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June Member Spotlight

AFP GLAC Member Spotlight – June 2017

Julia Scheibmeir

Julia Scheibmeir

With Edward Lin, JD, CFRE

Julia Scheibmeir has been an active member of AFP GLAC for three years, and has served on the Board of Directors as Chair of Young Professionals and Co-Chair of Communications.  Julia has been a professional fundraiser for five years and is currently Director, Advancement at the USC Viterbi School of Engineering.



Q.  Julia, your career trajectory has been truly impressive: how did you get into fundraising?

A.  Well, I started at a small nonprofit right out of college working 12 hours a week as a Conference Coordinator, and it felt amazing. I didn’t know fundraising, had no prior experience, but after just a month, the Development Director pulled me into helping with the golf tournament and the gala. It was a whirlwind and I loved it. When my boss left the organization, I became the sole fundraiser and there was a lot of pressure on me. My learning curve was helped immensely by my involvement with AFP, though. With time, I was promoted from Development Coordinator to Development Director.


Q.  You went from that small organization to USC: was it difficult to make the transition into higher education?

A.  It’s very different. But it was really an exciting change to go from wearing so many hats, running everything -- events, annual fund, social media -- to having a, narrower, more specific role. USC is great with professional development and sent me to Dartmouth for a crash course in university fundraising, which really helped.


Q. What is most rewarding about your job?

A. I really enjoy meeting new people and hearing their stories. I spend a good amount of time with engineers, meeting entrepreneurial types, people who have become associated with big companies and now want to give back to the University. It’s very interesting work. The Trojan family is very loyal, and the donors I work with are always happy to meet with me.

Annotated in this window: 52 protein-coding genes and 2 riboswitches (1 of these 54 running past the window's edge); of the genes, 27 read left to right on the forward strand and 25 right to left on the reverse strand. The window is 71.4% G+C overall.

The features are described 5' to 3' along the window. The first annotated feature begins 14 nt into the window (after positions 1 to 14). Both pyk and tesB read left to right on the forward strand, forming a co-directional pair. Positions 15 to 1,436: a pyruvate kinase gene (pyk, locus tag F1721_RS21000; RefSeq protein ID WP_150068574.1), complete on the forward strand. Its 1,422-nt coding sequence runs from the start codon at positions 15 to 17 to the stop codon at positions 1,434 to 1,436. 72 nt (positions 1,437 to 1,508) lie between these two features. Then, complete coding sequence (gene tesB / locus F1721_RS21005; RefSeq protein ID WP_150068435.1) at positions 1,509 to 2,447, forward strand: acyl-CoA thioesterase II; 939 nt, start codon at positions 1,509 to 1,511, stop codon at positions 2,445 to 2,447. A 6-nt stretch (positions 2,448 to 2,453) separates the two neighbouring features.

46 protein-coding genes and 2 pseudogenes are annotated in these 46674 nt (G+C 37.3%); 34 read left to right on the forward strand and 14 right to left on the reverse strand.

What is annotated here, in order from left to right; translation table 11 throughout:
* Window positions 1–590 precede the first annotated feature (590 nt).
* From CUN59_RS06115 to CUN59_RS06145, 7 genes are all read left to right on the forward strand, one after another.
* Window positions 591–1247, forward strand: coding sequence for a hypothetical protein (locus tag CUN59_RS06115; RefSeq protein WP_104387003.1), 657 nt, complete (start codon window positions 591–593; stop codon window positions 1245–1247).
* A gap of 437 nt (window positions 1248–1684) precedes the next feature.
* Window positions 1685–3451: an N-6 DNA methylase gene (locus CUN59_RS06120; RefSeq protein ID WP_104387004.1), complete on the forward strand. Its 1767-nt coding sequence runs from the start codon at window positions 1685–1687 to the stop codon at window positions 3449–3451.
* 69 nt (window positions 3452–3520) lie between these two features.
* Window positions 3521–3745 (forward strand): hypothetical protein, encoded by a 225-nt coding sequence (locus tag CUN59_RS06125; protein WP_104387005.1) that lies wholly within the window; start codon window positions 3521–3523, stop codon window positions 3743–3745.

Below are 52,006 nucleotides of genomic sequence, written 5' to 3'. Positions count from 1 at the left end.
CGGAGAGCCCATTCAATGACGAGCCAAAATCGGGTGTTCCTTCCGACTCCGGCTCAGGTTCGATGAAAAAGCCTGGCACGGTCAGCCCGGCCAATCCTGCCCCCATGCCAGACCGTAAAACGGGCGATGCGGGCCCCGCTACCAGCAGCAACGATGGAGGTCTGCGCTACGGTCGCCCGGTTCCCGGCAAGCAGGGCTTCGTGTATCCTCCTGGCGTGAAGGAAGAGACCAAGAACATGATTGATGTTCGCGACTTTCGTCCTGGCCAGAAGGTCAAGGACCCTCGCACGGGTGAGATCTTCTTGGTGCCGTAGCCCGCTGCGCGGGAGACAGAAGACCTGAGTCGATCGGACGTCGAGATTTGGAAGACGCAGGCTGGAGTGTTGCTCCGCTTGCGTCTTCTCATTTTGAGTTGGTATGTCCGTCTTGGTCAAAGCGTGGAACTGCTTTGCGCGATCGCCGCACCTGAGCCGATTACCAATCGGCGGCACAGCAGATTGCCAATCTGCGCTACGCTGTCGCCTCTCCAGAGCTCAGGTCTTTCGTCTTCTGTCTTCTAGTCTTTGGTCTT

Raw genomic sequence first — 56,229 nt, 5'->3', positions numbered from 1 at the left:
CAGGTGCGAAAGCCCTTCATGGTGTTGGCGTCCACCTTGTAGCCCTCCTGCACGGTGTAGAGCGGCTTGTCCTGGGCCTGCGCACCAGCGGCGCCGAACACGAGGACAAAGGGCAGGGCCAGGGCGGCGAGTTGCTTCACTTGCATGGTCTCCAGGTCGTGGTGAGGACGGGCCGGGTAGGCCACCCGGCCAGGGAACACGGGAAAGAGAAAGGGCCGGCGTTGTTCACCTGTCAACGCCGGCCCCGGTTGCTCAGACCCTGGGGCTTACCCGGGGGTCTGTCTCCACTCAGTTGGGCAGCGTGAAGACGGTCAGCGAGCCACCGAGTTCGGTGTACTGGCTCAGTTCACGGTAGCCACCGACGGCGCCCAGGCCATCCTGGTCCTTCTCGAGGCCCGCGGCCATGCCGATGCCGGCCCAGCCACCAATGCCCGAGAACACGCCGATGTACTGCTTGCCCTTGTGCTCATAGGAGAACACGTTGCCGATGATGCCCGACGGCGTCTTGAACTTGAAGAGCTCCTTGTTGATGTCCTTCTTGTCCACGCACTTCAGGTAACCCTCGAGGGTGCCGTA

Q. As a Bruin, it pains me a bit to hear that. But I’m very happy for you.

A. [laughter]


Q.  What do you find most challenging?

A.  Expectations are high. We have been very successful in past and have ambitious leaders with big vision – so, we’re tasked with large annual goals.  There was definitely a learning curve coming from a small nonprofit. But working with a great team and with resources available, you learn and gain confidence quickly.


Q. You’ve been active in AFP – why?

A. The Development Director at my first job encouraged me to join and get involved because he felt membership had been valuable for him. Initially, I didn’t get the point of networking with other fundraisers, people doing the same work. But I understood when I attended my first AFP-GLAC holiday party. Wayne Heron became my unofficial mentor, and Amanda Rothstein tapped me to run the Young Professionals group. The more I’ve gotten to know the people involved, the more I’ve enjoyed my work in chapter leadership.


Q.  How else has AFP membership been helpful to you?

A.  When I was at that small nonprofit, being able to talk-out challenges with others who understood and were in same position was big relief and very helpful. It’s a network of smart, experienced people you can call with questions. I was offered a chapter leadership role that has been very rewarding, and I really enjoyed working with that group. I was also a Chamberlain Scholarship recipient which enabled me to attend the international conference in Boston. And my AFP involvement – networking at the Advanced Executive Forum -- led me to my job at USC!  So, a lot of bang for the buck.


Q. What advice do you have for your fellow fundraising professionals?

A.  Always keep the mission close at heart. We dedicate our lives to the causes we represent and promote. As long as you feel passion for the mission, you’re in a good position to be a wonderful representative of your organization. Once you no longer feel it so strongly, though, it’s probably time to step-back and look at where you can put your full passion. I’m not saying it’s for everyone, but in university fundraising there are resources and you’re able to reach people on big scale. I’ve worked in big and small: there are ways to be a fundraiser and engage your passion that are not so personally taxing.


Q. This has been a very interesting conversation, Julia. Thanks so much!

A. My pleasure, Ed!


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